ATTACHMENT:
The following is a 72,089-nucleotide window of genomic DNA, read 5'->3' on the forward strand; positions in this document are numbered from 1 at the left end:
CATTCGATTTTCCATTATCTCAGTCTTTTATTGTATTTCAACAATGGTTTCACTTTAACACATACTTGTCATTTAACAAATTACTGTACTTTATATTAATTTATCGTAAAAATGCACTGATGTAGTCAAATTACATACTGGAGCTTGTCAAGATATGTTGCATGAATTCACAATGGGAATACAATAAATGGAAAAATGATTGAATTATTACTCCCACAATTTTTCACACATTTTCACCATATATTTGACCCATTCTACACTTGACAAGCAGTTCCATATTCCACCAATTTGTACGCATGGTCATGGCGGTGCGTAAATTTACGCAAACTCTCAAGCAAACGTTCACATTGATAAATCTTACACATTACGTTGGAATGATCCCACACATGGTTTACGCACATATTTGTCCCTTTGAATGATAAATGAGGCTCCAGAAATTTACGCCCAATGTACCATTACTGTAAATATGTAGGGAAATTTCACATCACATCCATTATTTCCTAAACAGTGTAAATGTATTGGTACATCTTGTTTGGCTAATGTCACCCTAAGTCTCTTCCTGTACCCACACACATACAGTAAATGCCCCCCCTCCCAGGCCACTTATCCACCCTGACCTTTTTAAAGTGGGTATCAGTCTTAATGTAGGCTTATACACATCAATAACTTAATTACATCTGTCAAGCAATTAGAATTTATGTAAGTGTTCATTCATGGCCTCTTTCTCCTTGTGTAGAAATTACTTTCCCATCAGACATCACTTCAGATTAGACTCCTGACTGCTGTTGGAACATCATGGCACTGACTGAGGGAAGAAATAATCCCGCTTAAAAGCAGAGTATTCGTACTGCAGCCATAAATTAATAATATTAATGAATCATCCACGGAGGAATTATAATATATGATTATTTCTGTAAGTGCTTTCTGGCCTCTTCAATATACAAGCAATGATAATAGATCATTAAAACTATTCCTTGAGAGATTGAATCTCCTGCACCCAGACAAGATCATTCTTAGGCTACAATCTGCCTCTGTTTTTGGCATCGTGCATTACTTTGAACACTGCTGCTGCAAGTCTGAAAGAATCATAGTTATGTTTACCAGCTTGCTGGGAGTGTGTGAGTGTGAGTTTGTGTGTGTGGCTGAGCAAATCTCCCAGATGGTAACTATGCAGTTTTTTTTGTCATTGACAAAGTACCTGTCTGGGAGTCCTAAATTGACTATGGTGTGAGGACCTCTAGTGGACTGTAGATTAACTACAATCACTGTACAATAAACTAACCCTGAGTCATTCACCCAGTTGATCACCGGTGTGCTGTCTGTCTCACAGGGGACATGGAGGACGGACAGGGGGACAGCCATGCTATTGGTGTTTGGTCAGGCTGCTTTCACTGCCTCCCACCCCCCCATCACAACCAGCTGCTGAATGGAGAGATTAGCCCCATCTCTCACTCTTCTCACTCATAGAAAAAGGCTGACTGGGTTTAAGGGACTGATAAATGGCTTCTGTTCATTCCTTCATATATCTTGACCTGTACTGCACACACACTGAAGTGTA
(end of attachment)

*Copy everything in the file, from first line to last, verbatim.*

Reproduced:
The following is a 72,089-nucleotide window of genomic DNA, read 5'->3' on the forward strand; positions in this document are numbered from 1 at the left end:
CATTCGATTTTCCATTATCTCAGTCTTTTATTGTATTTCAACAATGGTTTCACTTTAACACATACTTGTCATTTAACAAATTACTGTACTTTATATTAATTTATCGTAAAAATGCACTGATGTAGTCAAATTACATACTGGAGCTTGTCAAGATATGTTGCATGAATTCACAATGGGAATACAATAAATGGAAAAATGATTGAATTATTACTCCCACAATTTTTCACACATTTTCACCATATATTTGACCCATTCTACACTTGACAAGCAGTTCCATATTCCACCAATTTGTACGCATGGTCATGGCGGTGCGTAAATTTACGCAAACTCTCAAGCAAACGTTCACATTGATAAATCTTACACATTACGTTGGAATGATCCCACACATGGTTTACGCACATATTTGTCCCTTTGAATGATAAATGAGGCTCCAGAAATTTACGCCCAATGTACCATTACTGTAAATATGTAGGGAAATTTCACATCACATCCATTATTTCCTAAACAGTGTAAATGTATTGGTACATCTTGTTTGGCTAATGTCACCCTAAGTCTCTTCCTGTACCCACACACATACAGTAAATGCCCCCCCTCCCAGGCCACTTATCCACCCTGACCTTTTTAAAGTGGGTATCAGTCTTAATGTAGGCTTATACACATCAATAACTTAATTACATCTGTCAAGCAATTAGAATTTATGTAAGTGTTCATTCATGGCCTCTTTCTCCTTGTGTAGAAATTACTTTCCCATCAGACATCACTTCAGATTAGACTCCTGACTGCTGTTGGAACATCATGGCACTGACTGAGGGAAGAAATAATCCCGCTTAAAAGCAGAGTATTCGTACTGCAGCCATAAATTAATAATATTAATGAATCATCCACGGAGGAATTATAATATATGATTATTTCTGTAAGTGCTTTCTGGCCTCTTCAATATACAAGCAATGATAATAGATCATTAAAACTATTCCTTGAGAGATTGAATCTCCTGCACCCAGACAAGATCATTCTTAGGCTACAATCTGCCTCTGTTTTTGGCATCGTGCATTACTTTGAACACTGCTGCTGCAAGTCTGAAAGAATCATAGTTATGTTTACCAGCTTGCTGGGAGTGTGTGAGTGTGAGTTTGTGTGTGTGGCTGAGCAAATCTCCCAGATGGTAACTATGCAGTTTTTTTTGTCATTGACAAAGTACCTGTCTGGGAGTCCTAAATTGACTATGGTGTGAGGACCTCTAGTGGACTGTAGATTAACTACAATCACTGTACAATAAACTAACCCTGAGTCATTCACCCAGTTGATCACCGGTGTGCTGTCTGTCTCACAGGGGACATGGAGGACGGACAGGGGGACAGCCATGCTATTGGTGTTTGGTCAGGCTGCTTTCACTGCCTCCCACCCCCCCATCACAACCAGCTGCTGAATGGAGAGATTAGCCCCATCTCTCACTCTTCTCACTCATAGAAAAAGGCTGACTGGGTTTAAGGGACTGATAAATGGCTTCTGTTCATTCCTTCATATATCTTGACCTGTACTGCACACACACTGAAGTGTA